Labour vows to save East Anglia’s rural banks

PUBLISHED: 20:34 25 September 2018

Shadow business, energy and industrial strategy secretary Rebecca Long-Bailey addresses the Labour Party's annual conference at the Arena and Convention Centre (ACC), in Liverpool. Picture: Stefan Rousseau/PA Wire

Shadow business, energy and industrial strategy secretary Rebecca Long-Bailey addresses the Labour Party's annual conference at the Arena and Convention Centre (ACC), in Liverpool. Picture: Stefan Rousseau/PA Wire

Labour is planning a radical overhaul in banking rules to stop branches closing in rural East Anglia.

Lloyds Bank in Watton is the latest rural bank to announce that it will be closing. Picture: Marc BettsLloyds Bank in Watton is the latest rural bank to announce that it will be closing. Picture: Marc Betts

Speaking to this paper at Labour’s annual conference in Liverpool shadow business secretary Rebecca Long-Bailey said she would grant new powers that would force banking giants to keep branches open.

She added that the party was worried about the erosion of banking facilities for people in rural communities in the East. The boom in internet banking has led to many branches being closed outside major towns and cities.

She said: “We would essentially beef up the powers of the Financial Conduct Authority so if a bank wanted to close a branch it would have to satisfy certain criteria. One of those would be making sure they don’t degrade local financial infrastructure.

“So, if they were the only bank in an area, for example, that bank closure would mean no banking services. People shouldn’t have to drive miles and miles just to get to a bank. If you are a shop owner trying to pay your takings in every week it is dangerous, or an elderly couple trying to take money out at the bank - it is not feasible.

“So the FCA would then take into account the services that bank provided. The bank would also have to consult its own customers. Ultimately the FCA would have the power to veto the closure if it was not in the interests of the local community.”

Ms Long Bailey said she also believes that keeping branches open will stop an increase in pay-day lenders moving into rural areas: “What I am seeing is the closure of banks on our high streets but also an increase in pay-day lenders. The fear is that if government doesn’t take action on this, the first point of call for people financially would be to go to these lenders and get a loan instead of getting financial advice from the bank.”

She also announced a similar plan to halt the closures of post offices in small towns and villages.

“We will end the franchising out of crown post offices,” she added. “There will be no more ability for those to be franchised out or privatised in the future.”

Labour’s policy on banks and post offices is part of a wider plan to protect high streets in the face of tough competition from online retailers. Among the proposals is a plan to offer free wifi in town and city centres and Ms Long-Bailey said she hoped villages could also take advantage.

“What we have said is high streets and town centres at the moment,” she said. “Essentially the process is that a wifi provider would pay a fee to put its infrastructure on local land. Then in return for providing that free wifi they can use it for their own commercial purposes – perhaps to provide mobile phone services for example. It is a win-win situation.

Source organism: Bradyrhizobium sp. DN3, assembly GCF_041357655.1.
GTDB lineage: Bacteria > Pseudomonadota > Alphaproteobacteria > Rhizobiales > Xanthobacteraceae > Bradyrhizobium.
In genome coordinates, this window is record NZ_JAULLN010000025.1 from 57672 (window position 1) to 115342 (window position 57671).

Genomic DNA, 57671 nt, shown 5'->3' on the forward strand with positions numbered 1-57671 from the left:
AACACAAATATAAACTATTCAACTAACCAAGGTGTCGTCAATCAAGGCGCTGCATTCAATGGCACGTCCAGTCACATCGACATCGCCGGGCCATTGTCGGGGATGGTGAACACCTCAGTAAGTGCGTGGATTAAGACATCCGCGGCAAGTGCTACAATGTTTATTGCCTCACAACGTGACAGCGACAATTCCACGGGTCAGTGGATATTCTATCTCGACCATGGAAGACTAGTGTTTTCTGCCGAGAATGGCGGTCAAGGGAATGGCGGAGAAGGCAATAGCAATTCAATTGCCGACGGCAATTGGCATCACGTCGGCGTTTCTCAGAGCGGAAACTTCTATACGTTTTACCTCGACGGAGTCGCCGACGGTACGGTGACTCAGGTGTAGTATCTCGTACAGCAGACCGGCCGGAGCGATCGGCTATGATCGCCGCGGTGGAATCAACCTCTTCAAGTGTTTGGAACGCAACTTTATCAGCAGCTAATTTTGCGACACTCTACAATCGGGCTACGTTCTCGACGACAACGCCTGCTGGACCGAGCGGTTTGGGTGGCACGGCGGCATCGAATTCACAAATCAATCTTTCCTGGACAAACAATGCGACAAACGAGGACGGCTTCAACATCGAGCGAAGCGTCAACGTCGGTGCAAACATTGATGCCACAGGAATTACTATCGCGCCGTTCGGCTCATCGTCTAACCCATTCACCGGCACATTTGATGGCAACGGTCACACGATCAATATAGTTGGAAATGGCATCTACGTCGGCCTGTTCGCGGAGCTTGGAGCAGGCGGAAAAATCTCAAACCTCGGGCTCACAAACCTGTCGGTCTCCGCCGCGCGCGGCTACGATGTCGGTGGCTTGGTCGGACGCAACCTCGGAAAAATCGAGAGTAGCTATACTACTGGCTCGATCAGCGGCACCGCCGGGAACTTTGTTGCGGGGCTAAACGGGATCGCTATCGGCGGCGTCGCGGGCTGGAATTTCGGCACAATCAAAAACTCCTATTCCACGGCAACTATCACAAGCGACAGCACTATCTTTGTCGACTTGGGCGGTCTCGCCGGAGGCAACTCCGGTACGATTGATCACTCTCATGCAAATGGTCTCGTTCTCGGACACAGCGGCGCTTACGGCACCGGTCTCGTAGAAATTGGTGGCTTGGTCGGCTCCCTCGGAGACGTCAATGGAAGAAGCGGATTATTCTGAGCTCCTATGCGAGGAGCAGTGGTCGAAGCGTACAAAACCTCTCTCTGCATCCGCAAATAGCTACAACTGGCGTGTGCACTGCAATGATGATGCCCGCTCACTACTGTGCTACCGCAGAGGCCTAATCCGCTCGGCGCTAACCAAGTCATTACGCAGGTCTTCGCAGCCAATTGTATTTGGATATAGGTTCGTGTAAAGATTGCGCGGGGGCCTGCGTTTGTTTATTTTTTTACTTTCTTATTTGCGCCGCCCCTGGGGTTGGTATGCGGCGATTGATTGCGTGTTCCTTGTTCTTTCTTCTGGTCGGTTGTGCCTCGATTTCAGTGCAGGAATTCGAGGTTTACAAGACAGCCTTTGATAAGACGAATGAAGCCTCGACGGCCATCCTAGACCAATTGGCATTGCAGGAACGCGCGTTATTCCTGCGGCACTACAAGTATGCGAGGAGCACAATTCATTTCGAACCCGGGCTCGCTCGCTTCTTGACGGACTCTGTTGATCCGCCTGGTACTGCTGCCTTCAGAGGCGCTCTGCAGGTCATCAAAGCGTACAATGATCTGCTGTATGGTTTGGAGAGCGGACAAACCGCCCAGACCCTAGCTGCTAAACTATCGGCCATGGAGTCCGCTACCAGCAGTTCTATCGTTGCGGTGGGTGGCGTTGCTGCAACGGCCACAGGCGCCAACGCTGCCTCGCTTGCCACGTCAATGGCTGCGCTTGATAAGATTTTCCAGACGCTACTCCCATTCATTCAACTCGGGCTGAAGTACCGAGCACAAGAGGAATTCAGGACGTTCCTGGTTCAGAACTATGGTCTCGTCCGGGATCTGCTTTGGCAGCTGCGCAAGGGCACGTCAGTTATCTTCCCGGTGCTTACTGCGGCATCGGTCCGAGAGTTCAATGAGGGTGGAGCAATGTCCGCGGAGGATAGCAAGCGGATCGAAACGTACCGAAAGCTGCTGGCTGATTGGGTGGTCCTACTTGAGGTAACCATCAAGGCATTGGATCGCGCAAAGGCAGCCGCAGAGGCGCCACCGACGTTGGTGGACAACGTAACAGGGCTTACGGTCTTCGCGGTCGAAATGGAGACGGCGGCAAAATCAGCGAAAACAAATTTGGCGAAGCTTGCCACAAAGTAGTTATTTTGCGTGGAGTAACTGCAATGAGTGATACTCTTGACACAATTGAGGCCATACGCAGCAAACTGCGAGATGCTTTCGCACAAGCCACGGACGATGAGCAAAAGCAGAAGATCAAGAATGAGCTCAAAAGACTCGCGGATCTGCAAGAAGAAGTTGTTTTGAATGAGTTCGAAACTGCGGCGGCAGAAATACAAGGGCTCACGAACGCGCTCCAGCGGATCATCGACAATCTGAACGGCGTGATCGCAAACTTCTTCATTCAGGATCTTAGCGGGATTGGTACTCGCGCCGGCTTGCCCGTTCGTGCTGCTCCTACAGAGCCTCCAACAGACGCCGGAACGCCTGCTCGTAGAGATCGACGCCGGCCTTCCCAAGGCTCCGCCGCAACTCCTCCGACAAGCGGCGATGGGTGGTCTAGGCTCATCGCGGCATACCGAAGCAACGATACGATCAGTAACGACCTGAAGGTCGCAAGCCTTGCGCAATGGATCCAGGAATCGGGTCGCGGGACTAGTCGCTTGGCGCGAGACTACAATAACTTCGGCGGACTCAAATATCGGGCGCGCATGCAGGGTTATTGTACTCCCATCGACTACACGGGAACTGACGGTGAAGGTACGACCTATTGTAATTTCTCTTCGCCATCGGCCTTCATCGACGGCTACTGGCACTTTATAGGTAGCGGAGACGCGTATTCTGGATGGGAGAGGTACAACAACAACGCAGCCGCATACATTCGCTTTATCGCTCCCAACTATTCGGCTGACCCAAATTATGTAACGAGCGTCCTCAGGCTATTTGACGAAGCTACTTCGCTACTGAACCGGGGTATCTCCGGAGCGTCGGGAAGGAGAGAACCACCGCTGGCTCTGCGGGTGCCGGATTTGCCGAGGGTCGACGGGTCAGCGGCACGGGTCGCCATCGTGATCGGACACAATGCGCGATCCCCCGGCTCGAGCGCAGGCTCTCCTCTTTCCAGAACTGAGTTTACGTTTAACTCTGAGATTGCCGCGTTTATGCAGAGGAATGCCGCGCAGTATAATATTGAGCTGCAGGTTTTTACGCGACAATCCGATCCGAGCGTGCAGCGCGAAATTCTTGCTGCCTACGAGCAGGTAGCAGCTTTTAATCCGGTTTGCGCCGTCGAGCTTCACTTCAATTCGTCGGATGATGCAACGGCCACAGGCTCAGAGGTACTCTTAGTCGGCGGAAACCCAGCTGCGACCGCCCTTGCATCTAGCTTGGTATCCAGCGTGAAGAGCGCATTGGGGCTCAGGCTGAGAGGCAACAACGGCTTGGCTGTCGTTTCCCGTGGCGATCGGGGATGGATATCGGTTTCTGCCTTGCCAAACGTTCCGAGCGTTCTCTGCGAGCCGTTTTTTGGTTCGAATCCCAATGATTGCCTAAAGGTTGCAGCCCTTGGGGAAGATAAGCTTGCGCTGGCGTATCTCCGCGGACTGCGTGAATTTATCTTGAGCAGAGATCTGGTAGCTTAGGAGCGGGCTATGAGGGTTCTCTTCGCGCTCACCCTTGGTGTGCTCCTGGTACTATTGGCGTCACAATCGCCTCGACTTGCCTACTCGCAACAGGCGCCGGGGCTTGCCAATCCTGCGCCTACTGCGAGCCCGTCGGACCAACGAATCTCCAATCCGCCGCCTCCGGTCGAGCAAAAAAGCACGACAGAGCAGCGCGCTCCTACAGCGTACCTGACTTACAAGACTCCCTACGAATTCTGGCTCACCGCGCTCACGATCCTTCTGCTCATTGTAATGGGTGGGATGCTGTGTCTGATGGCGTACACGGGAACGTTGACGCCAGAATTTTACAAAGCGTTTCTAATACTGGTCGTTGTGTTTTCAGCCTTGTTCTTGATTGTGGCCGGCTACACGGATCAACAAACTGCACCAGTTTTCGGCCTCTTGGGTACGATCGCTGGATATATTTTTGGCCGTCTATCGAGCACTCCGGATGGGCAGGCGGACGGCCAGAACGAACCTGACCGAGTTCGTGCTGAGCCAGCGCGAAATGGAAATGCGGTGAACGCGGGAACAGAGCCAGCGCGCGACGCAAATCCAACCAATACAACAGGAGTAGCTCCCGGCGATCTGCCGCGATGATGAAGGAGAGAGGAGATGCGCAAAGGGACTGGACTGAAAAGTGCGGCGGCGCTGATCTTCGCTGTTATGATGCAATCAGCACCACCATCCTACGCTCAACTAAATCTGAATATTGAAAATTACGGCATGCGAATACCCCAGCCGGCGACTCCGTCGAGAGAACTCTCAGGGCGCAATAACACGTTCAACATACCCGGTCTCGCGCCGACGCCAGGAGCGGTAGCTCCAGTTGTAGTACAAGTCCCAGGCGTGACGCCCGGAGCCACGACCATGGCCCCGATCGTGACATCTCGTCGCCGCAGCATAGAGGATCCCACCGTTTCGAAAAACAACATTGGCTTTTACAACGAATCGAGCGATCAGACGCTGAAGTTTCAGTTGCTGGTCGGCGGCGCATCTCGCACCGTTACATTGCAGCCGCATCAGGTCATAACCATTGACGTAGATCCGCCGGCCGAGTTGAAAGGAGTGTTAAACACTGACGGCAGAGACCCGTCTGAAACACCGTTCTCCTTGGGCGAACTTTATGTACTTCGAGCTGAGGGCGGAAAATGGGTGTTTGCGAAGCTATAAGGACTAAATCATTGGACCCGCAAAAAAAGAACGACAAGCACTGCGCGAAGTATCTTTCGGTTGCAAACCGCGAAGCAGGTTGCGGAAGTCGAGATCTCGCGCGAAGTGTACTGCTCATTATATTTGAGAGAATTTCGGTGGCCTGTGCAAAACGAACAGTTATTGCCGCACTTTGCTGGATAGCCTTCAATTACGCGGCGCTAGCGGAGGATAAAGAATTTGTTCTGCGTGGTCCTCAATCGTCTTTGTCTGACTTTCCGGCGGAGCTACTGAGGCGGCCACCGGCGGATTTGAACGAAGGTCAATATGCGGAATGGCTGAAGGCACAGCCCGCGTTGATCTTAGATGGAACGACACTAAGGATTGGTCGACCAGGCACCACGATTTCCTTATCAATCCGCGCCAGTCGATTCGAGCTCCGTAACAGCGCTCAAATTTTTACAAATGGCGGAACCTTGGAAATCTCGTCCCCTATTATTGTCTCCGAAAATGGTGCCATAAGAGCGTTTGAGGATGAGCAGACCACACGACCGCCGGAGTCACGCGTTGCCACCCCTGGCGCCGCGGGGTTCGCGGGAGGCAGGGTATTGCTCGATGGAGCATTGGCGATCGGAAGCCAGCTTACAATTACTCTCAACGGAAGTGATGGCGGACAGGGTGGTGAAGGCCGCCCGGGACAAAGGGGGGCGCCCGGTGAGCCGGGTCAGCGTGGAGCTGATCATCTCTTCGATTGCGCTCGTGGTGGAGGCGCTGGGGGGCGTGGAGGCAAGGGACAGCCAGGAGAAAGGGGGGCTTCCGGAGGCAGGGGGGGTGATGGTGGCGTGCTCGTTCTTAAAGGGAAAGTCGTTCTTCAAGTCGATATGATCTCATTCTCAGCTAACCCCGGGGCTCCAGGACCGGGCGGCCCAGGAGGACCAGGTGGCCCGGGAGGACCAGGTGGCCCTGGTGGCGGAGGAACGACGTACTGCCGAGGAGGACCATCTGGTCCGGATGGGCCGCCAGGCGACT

“We would encourage providers to do this but obviously we would bear in mind the views of the community. We would not want to be putting mobile phone masts in areas that are not appropriate. All those factors would be considered by the local authority anyway.”

Talking about the challenges facing struggling high streets in towns like Ipswich and Great Yarmouth, she said: “Our shopping habits are changing, but that doesn’t mean all our shops need to close and we buy everything online.

“But it does require us to look at the ways we use our high streets. There have been suggestions that high streets should be community spaces, engaging with the café culture and the night-time economy which would ensure that the community could place anchors on those high streets to attract people in.

“This is about having a fresh approach and every high street will be different. There is not a one-size-fits-all solution that will solve all the problems.”

She added that the party were investigating whether there would be incentives offered to encourage independent shops to open in town centres and has vowed an overhaul of the “unfair” business rates system which she claims punishes smaller business.


This gathering of the comrades has been something akin to family Christmas after the dinner is eaten and the Baileys is beginning to kick in - bitchy and stressful.

To be fair to Labour though I expect even more spats next week when the Conservatives arrive in Birmingham.

Labour’s enfant terrible this week has come in the shape of the former director of public prosecution Sir Keir Starmer.

The Brexit secretary’s views on leaving the European Union differ somewhat from his leader’s and shadow chancellor’s – and it seems he is starting to get fed up.

The approved version of his speech – which will have been heavily scrutinised by the boss – was fairly tame. And crucially it did not mention the row that has gripped this gathering: Will Labour ever back a second referendum which would give the option to stay in the EU?

So imagine the shock when he said from the podium: “No-one is ruling out Remain.” The Labour leavers in the conference hall went pale and according to one leaky source Jeremy Corbyn’s fearsome fixer Seumas Milne was immediately on the warpath.

One Labour MP said: “Many soft Brexit leaning MPs are furious. He’s just lucky he didn’t have Seumas on autocue control.”

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